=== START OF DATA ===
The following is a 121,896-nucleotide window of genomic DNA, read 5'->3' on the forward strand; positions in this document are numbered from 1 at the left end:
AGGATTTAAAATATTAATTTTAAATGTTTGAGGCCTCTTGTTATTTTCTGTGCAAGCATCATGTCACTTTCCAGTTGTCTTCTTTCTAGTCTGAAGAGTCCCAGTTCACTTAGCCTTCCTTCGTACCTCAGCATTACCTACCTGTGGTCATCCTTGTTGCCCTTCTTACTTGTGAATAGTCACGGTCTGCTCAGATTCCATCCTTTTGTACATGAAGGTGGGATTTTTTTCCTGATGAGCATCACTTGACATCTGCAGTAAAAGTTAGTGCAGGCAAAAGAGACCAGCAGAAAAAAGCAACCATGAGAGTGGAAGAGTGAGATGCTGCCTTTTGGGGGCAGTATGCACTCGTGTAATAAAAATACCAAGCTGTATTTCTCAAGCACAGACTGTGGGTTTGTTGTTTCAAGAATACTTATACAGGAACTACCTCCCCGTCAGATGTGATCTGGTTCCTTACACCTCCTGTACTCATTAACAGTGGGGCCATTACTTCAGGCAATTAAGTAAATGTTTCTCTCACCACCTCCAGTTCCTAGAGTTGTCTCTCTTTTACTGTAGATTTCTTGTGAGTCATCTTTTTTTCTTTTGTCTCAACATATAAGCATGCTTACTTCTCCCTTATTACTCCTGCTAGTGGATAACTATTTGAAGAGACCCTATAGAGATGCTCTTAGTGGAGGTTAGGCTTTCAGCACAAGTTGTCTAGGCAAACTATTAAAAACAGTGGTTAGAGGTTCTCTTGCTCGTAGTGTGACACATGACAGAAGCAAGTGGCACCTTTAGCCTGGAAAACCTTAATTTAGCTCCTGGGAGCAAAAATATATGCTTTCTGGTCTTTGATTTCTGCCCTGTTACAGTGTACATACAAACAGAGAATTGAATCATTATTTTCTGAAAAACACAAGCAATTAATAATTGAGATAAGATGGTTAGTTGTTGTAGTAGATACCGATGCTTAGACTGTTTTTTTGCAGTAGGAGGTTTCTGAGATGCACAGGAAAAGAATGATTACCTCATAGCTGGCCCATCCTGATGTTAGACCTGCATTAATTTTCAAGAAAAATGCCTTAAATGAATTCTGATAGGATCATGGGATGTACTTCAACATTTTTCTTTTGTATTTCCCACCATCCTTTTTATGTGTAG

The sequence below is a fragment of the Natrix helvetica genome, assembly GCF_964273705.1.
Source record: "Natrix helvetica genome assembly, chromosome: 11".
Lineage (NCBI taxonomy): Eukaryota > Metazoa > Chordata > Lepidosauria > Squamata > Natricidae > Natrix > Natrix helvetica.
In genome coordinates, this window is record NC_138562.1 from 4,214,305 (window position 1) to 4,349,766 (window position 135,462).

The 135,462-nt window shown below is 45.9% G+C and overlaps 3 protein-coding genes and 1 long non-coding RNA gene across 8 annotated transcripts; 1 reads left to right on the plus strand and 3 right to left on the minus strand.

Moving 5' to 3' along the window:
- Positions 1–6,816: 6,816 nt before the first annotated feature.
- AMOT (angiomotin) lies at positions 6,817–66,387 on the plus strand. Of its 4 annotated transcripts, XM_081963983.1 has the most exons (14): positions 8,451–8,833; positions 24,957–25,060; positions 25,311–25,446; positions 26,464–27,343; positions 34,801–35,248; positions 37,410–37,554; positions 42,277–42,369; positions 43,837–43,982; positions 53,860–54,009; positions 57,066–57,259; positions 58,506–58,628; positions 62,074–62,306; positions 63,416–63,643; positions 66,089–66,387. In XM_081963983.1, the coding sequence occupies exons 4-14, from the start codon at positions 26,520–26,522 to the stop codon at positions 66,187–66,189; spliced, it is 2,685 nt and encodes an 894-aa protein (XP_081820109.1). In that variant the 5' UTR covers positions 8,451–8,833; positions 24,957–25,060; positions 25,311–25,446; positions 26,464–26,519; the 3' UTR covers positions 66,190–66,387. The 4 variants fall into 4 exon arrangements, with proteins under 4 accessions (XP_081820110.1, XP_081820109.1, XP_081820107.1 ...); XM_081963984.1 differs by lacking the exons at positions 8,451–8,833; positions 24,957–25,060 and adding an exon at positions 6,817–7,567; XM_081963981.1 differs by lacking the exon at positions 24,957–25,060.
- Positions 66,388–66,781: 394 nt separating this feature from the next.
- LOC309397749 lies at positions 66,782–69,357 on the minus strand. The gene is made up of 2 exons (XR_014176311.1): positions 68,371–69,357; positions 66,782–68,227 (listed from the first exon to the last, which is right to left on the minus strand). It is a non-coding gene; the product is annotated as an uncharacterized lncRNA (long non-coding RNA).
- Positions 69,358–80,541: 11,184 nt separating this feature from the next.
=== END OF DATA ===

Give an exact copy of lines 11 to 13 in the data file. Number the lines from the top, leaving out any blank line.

- Positions 66,388–66,781: 394 nt separating this feature from the next.
- LOC309397749 lies at positions 66,782–69,357 on the minus strand. The gene is made up of 2 exons (XR_014176311.1): positions 68,371–69,357; positions 66,782–68,227 (listed from the first exon to the last, which is right to left on the minus strand). It is a non-coding gene; the product is annotated as an uncharacterized lncRNA (long non-coding RNA).
- Positions 69,358–80,541: 11,184 nt separating this feature from the next.